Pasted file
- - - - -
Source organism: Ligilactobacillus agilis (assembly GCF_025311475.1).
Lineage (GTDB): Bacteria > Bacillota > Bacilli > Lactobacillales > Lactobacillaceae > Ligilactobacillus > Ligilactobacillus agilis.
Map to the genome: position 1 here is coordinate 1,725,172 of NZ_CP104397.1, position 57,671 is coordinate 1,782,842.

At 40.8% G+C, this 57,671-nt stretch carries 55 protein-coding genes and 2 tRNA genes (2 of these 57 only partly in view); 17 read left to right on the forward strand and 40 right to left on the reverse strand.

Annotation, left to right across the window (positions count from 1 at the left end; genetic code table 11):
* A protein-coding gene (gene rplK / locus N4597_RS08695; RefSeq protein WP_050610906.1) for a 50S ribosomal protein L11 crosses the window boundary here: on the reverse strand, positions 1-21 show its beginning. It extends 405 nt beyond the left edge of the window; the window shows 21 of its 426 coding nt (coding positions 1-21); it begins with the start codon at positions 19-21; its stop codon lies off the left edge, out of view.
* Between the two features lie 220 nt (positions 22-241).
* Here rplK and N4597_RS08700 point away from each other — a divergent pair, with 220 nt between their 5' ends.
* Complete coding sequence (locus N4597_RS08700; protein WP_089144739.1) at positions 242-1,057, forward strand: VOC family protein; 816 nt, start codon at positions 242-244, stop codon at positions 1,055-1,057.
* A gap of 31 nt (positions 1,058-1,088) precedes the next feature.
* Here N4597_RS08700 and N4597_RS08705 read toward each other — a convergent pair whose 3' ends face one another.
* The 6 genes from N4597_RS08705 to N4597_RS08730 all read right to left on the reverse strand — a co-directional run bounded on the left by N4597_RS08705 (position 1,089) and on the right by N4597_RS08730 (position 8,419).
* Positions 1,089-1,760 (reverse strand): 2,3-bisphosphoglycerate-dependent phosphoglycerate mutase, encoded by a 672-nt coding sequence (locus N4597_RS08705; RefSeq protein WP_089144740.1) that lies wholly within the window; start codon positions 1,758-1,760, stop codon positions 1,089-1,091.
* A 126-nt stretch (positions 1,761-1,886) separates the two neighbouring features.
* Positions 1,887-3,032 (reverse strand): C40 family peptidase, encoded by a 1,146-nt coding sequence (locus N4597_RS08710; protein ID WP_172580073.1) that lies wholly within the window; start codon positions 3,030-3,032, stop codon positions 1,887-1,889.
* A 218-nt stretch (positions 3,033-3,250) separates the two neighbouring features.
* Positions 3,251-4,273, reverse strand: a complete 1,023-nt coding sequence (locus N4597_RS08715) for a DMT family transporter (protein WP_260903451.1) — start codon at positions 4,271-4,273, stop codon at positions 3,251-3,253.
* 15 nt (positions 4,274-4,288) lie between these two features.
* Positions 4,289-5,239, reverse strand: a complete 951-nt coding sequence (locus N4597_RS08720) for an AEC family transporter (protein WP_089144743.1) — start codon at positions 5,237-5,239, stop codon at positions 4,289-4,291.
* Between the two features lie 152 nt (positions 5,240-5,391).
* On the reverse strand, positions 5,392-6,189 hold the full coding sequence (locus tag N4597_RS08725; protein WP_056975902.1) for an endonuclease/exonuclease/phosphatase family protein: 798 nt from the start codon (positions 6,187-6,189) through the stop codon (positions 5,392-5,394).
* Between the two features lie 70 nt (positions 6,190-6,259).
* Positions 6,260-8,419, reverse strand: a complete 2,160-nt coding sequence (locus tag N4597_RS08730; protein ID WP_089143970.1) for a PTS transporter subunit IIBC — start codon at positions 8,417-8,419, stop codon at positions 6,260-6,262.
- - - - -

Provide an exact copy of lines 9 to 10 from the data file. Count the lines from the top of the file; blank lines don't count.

* Complete coding sequence (locus N4597_RS08700; protein WP_089144739.1) at positions 242-1,057, forward strand: VOC family protein; 816 nt, start codon at positions 242-244, stop codon at positions 1,055-1,057.
* A gap of 31 nt (positions 1,058-1,088) precedes the next feature.